size of larvae versus pupa versus adult

Discussion in 'Fly Fishing Entomology' started by James Mello, May 12, 2006.

  1. James Mello

    James Mello Inventor of the "closed eye conjecture"

    Feb 25, 2003
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    For insects that go through complete metamorphasis, are their some rules of thumb on the size differential of the (nearly full grown) larvae, versus the pupa, versus the adult? When fishing emergers it's tough to match the correct size to the adults, cause I don't know if it's bigger or smaller. And I really don't feel that just changing flies is a good way to figure out what to do. Does any of you guys/gals out there have good rules of thumb on this?

    -- Cheers
    -- James
  2. Taxon

    Taxon Moderator Staff Member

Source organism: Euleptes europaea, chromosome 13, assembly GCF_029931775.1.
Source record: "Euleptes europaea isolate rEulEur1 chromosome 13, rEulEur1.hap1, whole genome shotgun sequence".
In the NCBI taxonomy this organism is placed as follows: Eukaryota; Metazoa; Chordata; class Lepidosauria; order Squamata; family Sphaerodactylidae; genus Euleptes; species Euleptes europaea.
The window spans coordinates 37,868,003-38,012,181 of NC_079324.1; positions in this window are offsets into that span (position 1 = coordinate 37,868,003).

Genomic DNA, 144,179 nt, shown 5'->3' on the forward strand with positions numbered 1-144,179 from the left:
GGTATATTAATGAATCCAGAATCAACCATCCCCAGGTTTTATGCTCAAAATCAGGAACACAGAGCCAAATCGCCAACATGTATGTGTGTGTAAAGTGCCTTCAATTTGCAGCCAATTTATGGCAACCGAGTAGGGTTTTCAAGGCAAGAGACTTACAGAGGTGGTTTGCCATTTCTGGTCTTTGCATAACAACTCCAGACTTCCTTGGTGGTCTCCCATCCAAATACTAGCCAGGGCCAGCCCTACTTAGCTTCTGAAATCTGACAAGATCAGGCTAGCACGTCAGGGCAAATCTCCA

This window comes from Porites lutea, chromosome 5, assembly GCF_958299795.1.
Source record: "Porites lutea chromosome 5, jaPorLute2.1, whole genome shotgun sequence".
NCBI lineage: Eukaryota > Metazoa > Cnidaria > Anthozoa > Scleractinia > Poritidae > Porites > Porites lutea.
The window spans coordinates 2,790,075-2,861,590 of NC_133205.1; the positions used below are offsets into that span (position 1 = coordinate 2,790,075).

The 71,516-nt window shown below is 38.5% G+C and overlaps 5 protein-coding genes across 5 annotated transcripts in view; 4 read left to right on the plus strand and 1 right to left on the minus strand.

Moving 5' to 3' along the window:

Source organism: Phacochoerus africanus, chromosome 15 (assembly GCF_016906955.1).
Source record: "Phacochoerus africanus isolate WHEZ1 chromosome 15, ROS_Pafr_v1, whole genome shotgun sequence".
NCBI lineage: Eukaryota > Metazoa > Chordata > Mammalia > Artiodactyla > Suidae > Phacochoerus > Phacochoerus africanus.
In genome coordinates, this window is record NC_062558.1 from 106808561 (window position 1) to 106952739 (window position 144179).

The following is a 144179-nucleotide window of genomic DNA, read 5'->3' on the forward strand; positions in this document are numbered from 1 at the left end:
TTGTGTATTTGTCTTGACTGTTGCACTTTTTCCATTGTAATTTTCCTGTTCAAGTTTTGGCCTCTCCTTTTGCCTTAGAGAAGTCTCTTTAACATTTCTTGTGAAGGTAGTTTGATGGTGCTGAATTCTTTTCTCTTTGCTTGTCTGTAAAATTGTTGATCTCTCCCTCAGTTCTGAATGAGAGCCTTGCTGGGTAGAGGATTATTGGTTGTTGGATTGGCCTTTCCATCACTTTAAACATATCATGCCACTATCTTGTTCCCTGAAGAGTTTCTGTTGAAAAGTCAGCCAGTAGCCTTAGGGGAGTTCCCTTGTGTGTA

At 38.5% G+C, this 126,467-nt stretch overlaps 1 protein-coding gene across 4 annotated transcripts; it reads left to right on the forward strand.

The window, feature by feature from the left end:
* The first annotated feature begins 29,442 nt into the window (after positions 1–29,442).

Aug 22, 2004
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    Plano, TX

    You should think of their body sizes all being essentially the same. In the last larval instar, the larva seals itself in a puparium and evolves into a pupa, which had to fit within the larval exoskeleton, and it isn't eating, so isn't likely to grow in a week or so. Following this dormant period, the pupa cuts itself out of its puparium, and transitions into an adult.

    However once again, the adult had to fit within the pupa's exoskeleton, so the body won't be any longer than that of the pupa. Having said that, one thing to consider when tying, is the length that the wings of the adult extend beyond the end of it abdomen, which I would estimate to be average nearly 1/2 the body length. But, this should not require using a longer-shanked hook on which to construct the body (head, thorax, and abdomen) of the adult.

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